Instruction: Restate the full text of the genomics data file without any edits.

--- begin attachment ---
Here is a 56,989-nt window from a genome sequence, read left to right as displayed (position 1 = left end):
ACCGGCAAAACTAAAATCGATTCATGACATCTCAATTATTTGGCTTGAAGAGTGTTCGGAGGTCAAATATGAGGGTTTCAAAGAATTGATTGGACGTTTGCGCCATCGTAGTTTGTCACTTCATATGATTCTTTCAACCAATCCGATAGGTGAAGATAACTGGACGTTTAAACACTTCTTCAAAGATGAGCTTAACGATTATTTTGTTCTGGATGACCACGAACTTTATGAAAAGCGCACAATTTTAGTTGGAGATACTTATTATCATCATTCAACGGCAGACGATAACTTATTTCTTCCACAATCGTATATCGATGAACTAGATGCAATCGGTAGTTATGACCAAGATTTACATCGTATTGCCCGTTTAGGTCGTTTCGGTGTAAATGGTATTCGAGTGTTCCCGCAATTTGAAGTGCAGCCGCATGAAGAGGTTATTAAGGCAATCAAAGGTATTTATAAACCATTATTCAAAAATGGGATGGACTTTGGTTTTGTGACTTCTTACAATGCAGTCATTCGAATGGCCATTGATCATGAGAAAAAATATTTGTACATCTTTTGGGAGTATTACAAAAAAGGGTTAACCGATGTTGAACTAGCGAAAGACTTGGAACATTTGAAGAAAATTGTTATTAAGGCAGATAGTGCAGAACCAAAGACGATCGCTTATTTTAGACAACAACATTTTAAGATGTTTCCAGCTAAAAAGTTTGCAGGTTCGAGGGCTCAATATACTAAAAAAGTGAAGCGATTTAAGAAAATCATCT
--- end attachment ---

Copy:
Here is a 56,989-nt window from a genome sequence, read left to right as displayed (position 1 = left end):
ACCGGCAAAACTAAAATCGATTCATGACATCTCAATTATTTGGCTTGAAGAGTGTTCGGAGGTCAAATATGAGGGTTTCAAAGAATTGATTGGACGTTTGCGCCATCGTAGTTTGTCACTTCATATGATTCTTTCAACCAATCCGATAGGTGAAGATAACTGGACGTTTAAACACTTCTTCAAAGATGAGCTTAACGATTATTTTGTTCTGGATGACCACGAACTTTATGAAAAGCGCACAATTTTAGTTGGAGATACTTATTATCATCATTCAACGGCAGACGATAACTTATTTCTTCCACAATCGTATATCGATGAACTAGATGCAATCGGTAGTTATGACCAAGATTTACATCGTATTGCCCGTTTAGGTCGTTTCGGTGTAAATGGTATTCGAGTGTTCCCGCAATTTGAAGTGCAGCCGCATGAAGAGGTTATTAAGGCAATCAAAGGTATTTATAAACCATTATTCAAAAATGGGATGGACTTTGGTTTTGTGACTTCTTACAATGCAGTCATTCGAATGGCCATTGATCATGAGAAAAAATATTTGTACATCTTTTGGGAGTATTACAAAAAAGGGTTAACCGATGTTGAACTAGCGAAAGACTTGGAACATTTGAAGAAAATTGTTATTAAGGCAGATAGTGCAGAACCAAAGACGATCGCTTATTTTAGACAACAACATTTTAAGATGTTTCCAGCTAAAAAGTTTGCAGGTTCGAGGGCTCAATATACTAAAAAAGTGAAGCGATTTAAGAAAATCATCT